Is there any comparison between what's involved in reaching petascale with what's involved in reaching exascale? There was a period of time of about 15 years where the maximum level of parallelism in the biggest systems in the world really didn't change much. The biggest systems had tens of thousands of processors. We are now on an exponential ... like this [he points up], where Blue Gene has 200,000 [or] 300,000 cores now; the next version is going to have a million cores as we go up. The application codes need to be radically improved in order to take advantage of all this parallelism.
Are the programming languages developed for it? That is a big issue. If you were to go to 10 different big application folks and ask, "What's your programming model for the future?" you will see a lot of concern in their expression and maybe not a lot of certainty in their answer. The path to harvest all this parallelism and put it to use is not clear yet.
What can exascale systems accomplish? The key thing that people are looking at is moving from simulating and sort of understanding basic behavior to predictive simulation. What we want to be able to do is not just characterize a jet engine and understand how its combustion works but move aggressively to be able to predict the design of an engine that would get 20% better fuel efficiency and reduce our carbon emissions.
As we look to electric vehicles, all the technology hinges on the battery. If we can move from a basic manipulating of chemistry to predicting the optimal new battery designs, we could change to an electric vehicle economy. The single biggest impact on how we can change our everyday life is if we could move to eliminate the need for burning fossil fuels.
What can this do for national economic development? We are a country that loves to invent its way out of problems. When we see a problem, we like to find a solution that's inventive, that's creative, that's new. When I look at healthcare, transportation, generating power, basic materials, chemistry -- we want to be the country that invents solutions for these problems.
All those things require government funding because they involve basic sciences, more so than say 100 years ago, correct? This is something that many people don't understand. [At an earlier time] one guy could actually invent and do a bunch of stuff. Nowadays, it still can be one guy but he's on a pyramid that has millions of community-developed components and other pieces of technology that he is relying on.
To get really far advanced, to really push that state of the art, you are on top of a collaborative community of scientists. Science has done more and more in a partnership with other people at universities, laboratories and industries and other countries, and it really requires the government to keep invested.
The education piece is also key. Finding the postdocs and finding the students that come to work in our laboratories is becoming increasingly difficult.
Why is that? We are not producing enough high-quality science and technology Ph.D. students. When we open up a postdoc position for an expert in this particular computer science field, we have to look hard to find people. There is not an overflow of these people, it's a thin group.
I was at a workshop in Tennessee recently and a Ph.D. student gave a talk and afterward several of us and went up and asked, "Have you decided where you are going to go?" At lunch, he had three people courting him trying to get him to come work for them.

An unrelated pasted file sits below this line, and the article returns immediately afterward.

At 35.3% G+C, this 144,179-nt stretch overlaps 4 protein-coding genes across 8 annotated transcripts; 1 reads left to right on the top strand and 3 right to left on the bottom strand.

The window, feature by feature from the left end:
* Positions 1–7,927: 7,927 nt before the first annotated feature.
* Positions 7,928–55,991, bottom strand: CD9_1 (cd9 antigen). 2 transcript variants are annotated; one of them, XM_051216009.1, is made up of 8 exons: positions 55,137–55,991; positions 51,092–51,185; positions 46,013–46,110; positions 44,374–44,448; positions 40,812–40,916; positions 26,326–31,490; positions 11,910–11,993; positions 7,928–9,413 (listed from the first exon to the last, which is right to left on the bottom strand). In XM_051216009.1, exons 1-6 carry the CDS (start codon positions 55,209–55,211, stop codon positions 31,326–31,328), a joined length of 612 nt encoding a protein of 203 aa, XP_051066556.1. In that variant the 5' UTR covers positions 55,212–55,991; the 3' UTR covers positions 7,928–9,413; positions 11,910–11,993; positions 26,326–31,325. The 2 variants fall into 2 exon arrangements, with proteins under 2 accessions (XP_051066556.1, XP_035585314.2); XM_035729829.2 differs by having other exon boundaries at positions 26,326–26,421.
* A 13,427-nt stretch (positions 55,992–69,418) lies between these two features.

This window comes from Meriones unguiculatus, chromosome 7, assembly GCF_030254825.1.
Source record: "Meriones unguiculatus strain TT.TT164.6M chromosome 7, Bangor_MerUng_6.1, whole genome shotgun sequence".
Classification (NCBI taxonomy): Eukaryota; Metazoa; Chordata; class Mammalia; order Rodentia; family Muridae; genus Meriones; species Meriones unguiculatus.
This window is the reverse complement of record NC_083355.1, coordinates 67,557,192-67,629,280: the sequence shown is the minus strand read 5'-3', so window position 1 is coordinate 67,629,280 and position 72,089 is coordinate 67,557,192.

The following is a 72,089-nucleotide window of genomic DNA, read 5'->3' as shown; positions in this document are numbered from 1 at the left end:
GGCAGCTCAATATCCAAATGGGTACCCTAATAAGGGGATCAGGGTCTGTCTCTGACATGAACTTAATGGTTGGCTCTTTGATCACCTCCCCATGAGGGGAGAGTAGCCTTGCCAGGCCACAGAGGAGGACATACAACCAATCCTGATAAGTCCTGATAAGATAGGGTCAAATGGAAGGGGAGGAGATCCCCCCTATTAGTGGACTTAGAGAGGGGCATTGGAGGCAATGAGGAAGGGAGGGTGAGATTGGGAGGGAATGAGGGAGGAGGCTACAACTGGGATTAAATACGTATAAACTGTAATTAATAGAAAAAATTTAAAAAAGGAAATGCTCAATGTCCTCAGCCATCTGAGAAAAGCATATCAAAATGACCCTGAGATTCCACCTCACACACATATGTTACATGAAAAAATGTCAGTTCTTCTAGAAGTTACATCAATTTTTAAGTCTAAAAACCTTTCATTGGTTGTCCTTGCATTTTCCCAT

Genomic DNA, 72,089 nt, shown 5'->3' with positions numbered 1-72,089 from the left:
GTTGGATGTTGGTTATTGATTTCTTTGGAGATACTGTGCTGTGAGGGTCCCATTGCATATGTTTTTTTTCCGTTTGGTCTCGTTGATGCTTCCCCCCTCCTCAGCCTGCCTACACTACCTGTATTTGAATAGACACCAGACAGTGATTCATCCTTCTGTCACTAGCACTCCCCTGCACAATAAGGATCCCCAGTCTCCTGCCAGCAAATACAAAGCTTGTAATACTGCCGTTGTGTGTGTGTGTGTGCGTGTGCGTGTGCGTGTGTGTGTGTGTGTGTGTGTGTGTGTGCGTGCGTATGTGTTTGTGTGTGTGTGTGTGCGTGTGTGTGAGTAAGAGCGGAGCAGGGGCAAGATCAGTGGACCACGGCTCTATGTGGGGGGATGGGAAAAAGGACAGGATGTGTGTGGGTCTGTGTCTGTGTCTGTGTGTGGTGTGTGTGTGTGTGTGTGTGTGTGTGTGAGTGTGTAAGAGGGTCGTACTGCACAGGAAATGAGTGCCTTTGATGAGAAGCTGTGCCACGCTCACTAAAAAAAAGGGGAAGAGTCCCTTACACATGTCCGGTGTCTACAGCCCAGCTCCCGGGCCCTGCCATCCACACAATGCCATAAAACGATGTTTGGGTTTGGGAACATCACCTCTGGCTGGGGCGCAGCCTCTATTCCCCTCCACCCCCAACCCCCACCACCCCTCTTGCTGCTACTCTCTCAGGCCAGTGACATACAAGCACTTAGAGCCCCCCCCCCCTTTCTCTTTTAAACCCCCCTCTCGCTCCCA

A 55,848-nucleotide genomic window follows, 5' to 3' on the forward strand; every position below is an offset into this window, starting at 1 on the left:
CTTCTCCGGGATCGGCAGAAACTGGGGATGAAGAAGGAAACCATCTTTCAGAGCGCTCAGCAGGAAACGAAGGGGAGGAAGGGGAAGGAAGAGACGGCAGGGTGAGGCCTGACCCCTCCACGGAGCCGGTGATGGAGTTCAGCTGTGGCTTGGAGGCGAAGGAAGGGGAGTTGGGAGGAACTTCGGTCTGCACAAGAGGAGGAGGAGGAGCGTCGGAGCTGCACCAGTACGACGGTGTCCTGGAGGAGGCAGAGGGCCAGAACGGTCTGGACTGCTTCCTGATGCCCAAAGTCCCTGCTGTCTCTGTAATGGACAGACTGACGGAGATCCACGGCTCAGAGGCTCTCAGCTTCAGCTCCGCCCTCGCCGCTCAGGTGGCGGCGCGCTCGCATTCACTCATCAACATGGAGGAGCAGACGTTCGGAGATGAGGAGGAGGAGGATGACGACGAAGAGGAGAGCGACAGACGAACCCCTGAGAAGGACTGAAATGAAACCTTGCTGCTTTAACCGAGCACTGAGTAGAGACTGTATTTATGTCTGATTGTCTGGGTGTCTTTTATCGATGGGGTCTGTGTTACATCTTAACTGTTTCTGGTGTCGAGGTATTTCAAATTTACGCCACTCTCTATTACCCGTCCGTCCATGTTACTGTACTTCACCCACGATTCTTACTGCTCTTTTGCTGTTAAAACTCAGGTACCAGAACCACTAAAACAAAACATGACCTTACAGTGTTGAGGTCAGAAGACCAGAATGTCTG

How many are there like you in the U.S. devoting quality time to exascale development? In terms of people working full time on the exascale problem, I would say there are handfuls at best.
What do you want to see happen in the next year to give you confidence that this is moving ahead? The budgets in Washington have to get straightened out to actually fund this exascale initiative. And then we have to work very quickly to find the hardware partners that are capable of responding and doing this in partnership with the co-design centers and the software.
Is there is competition with Europe, Asia? If you look at what's happening in China, there are countries that are realizing that building and educating in science and technology and engineering is what will make the difference with competitiveness 10 years from now.
The countries who win that effort to build and educate in science and technology will dominate the competitive landscape in the future. If you look at what's happening in China, they are making their investments appropriately with that strategic goal in mind.
If you look at Europe and what they are doing with their supercomputer centers, in some sense, they've already put money where their mouth is with their plans for exascale. If you look at the top 10 supercomputers right now, half are in foreign countries. This is a new thing for us -- half of the top 10 machines are in other places.
With this competition, is the timing good to get money for exascale? It may be good. However, we seem to always be a reactive country, and it would have been better to not be in this situation than to have to react to it. But I'll take reacting.
What we really need is to build and continue to maintain the expertise of designing and educating and bringing that whole package together. The reason, in some sense, I'm not too focused on the purchase part is that any country can buy [a supercomputer].
The question is, who designed the technology, software and the applications? Because that's the place where it matters to science and technology engineering in the U.S. Right now, we're still in the lead, but our competitors are working hard.
Patrick Thibodeau covers SaaS and enterprise applications, outsourcing, government IT policies, data centers and IT workforce issues for Computerworld. Follow Patrick on Twitter at @DCgov, or subscribe to Patrick's RSS feed. His e-mail address is email@example.com.